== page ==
A Suggested Methodology for the Computation of Imagery-Based Terrain Data Reliability and Implementation into Tactical Decision Models
ENGINEER RESEARCH AND DEVELOPMENT CENTER CHAMPAIGN IL CONSTRUCTION ENGINEERING RESEARCH LAB
Pagination or Media Count:
The issue of data uncertainty and its impact on model output is discussed in this report under three topic areas. Modifiable methodologies for implementation of data reliability are provided for each topic. The first topic addresses the fact that new digital terrain data are created daily that directly supports tactical decision-making. It is common for decisions to be made without the full understanding of the contributing terrain data quality. Data are treated as spatially invariable in quality and devoid of any metric measuring the underlying certainty of feature classification. Commercial-off-the- shelf COTS image processing packages provide an opportunity to identify terrain classification reliability along with the class assignments. However, this opportunity for capturing reliability information is typically neither passed along into the final terrain class map output nor is it stored as a supplementary metadata file. Training sample contingency table scores are used to assign terrain feature class theme, or layer, reliability scores, and distance to class means computed using a Mahalanobis distance technique is used for assignment of within-terrain theme individual pixel reliability scores. For topic two, the value of reliability pixel scores being carried forward into a tactical decision-modeling environment is considered. Reliabil- ity from every pixel contributes to a final decision-model product reliability score at the pixel level. An example is provided. In topic three, terrain data layer contribution to model output for HLZ and BlV area tactical decision aids is evaluated on the basis of assessing importance or weights for individual or combined terrain layers. Kappa values designating terrain variable contribution are suggested as objective surrogate weights available for use in the HLZ and BIV modeling process.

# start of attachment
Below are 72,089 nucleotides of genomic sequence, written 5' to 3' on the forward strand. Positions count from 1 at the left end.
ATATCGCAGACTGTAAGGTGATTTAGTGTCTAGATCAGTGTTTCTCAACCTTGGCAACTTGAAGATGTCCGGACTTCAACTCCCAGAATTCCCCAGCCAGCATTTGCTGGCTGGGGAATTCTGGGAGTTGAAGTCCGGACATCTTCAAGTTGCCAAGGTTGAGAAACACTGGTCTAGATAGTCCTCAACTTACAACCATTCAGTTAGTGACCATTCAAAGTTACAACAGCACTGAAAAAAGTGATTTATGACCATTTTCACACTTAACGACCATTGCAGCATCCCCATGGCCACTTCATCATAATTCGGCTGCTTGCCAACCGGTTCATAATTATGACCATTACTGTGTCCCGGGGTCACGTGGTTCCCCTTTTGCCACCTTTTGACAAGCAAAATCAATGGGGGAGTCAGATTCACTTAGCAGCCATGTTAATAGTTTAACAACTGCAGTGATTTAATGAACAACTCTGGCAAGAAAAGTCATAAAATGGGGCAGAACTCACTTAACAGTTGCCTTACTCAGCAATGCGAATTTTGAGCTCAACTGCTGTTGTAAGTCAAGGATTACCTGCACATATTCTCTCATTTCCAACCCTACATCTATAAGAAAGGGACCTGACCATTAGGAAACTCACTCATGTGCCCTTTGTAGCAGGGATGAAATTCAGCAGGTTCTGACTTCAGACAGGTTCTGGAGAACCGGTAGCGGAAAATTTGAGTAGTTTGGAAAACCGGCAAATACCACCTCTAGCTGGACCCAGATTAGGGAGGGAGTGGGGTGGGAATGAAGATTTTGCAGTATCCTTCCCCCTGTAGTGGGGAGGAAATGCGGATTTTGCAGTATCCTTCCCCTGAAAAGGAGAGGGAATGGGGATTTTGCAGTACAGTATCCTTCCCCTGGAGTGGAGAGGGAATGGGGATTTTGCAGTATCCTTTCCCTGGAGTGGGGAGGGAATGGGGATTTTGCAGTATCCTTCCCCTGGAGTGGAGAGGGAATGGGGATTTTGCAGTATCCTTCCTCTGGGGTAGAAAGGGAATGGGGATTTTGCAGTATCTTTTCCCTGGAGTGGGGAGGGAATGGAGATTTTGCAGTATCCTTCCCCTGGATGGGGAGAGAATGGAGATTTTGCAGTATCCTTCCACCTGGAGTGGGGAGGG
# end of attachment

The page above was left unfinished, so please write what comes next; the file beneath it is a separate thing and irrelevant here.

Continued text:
- Administration and Management
- Computer Systems
- Military Forces and Organizations